Nate Levine, 22
Founder, OpenGov
In 2012, at age 20, Nate Levine cofounded OpenGov, a software platform that helps governments make intelligent, data-driven decisions and communicate financial information with their constituents. The startup has raised over $7 million and works with more than 50 municipalities, school districts and other local government organizations, involving over 7 million people nationwide. Levine – who began the project as a sophomore at Stanford but has postponed completion of his bachelor’s degree – is focused on building new tools to revolutionize how cities share data with one another and how they approach the budgeting process.

Daniel Maren, Andrew Ponec, Darren Hau, 20, 20, 20
Cofounders, Dragonfly Systems
Dragonfly Systems is working to make solar panel systems cheaper, more efficient and reliable. “We’ve completely redesigned an often-overlooked component, the junction box, in a way that streamlines installation and improves reliability while boosting power output,” says Maren. The trio, who have postponed completion of their bachelor’s degrees at Stanford, have gotten interest from the likes of SunPower and Altenergy, which are eager to try it out.

Jonathan Mayer, 26
Cybersecurity fellow, Center for International Security and Cooperation
Mayer is pursuing the first-ever JD/PhD in computer science at Stanford, and has already contributed to a Federal Trade Commission investigation into Google for circumventing Apple privacy settings, resulting in a $22.5 million fine for the search giant, one of the largest FTC fines ever. He also measures the privacy impact of NSA phone and Internet surveillance, and has worked with Mozilla on a new Firefox cookie policy.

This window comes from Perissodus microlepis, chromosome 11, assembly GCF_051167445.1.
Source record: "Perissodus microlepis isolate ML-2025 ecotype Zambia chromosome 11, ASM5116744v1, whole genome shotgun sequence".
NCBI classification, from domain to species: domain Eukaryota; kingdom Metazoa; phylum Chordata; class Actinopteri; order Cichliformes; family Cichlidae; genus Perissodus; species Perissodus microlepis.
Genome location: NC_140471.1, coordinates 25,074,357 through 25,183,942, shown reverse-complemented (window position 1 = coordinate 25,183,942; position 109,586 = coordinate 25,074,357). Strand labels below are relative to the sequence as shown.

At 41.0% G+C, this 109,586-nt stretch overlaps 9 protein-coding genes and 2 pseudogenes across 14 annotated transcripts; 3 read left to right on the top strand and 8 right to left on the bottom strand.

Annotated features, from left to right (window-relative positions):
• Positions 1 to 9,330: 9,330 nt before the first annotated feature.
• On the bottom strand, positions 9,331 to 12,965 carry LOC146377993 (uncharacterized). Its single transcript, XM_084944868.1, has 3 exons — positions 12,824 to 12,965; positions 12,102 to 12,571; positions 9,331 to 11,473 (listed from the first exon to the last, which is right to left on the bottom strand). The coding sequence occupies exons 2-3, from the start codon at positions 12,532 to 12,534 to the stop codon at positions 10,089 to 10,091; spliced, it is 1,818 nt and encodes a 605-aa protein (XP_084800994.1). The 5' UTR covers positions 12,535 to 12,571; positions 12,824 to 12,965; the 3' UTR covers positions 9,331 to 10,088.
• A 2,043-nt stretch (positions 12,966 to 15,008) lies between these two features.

Divya Nag, 22
Cofounder, Stem Cell Theranostics and StartX Med
Nag dropped out of Stanford to start Stem Cell Theranostics, which has commercialized technology for producing induced pluripotent stem cells. The company turns cells – usually from a piece of skin – into embryonic-like stem cells, then uses them to create heart cells. These cells can live in petri dishes and be used to test new drugs. Someday they might even replace heart tissue that dies during a heart attack.

Garrett Neiman, 25
Cofounder, CollegeSpring
Neiman started the nonprofit in 2008 while still an economics undergraduate at Stanford. His mission is to help low-income students achieve higher SAT scores and college acceptances. It is California’s largest nonprofit provider in the space, with 5,000 students served and $5 million raised, including backing from Stanford President John Hennessy, angel investor Ron Conway and Facebook COO Sheryl Sandberg.

Shiza Shahid, 24
Cofounder, Malala Fund
When Malala Yousafzai, the young Pakistani daring to advocate for girls’ education, was shot by the Taliban in 2012, Shahid, who had met Malala in 2009, got on a plane. She helped oversee Malala’s medical care in London. The Stanford grad and McKinsey consultant became the 16-year-old’s chief strategist on the spot. Shahid co-founded the Malala Fund to promote girls’ education. Grants to date: $400,000, half from the World Bank and half from Angelina Jolie and Brad Pitt.

Tony Wan, 28
Managing editor, EdSurge News
Over the past two years, Wan has helped shape EdSurge as a go-to source for education technology. With a BA in history from UC San Diego and a master’s in East Asian studies from Stanford, he covers entrepreneurial companies and has a still-small-yet-growing following online and on the speaker circuit. Before joining EdSurge, he helped start Luckybird Games, which developed educational math games.

Daniela Witten, 29
Assistant Professor of Biostatistics, University of Washington
Witten, who earned her BS, MS and PhD at Stanford, uses statistical machine learning methods to analyze the large data sets coming out of DNA sequencing and other fields. She is the co-author of a textbook on machine learning, and has published more than 30 articles on new techniques for analyzing these types of data sets, as well as, more recently, a critique of how bad statistics can result in erroneous conclusions.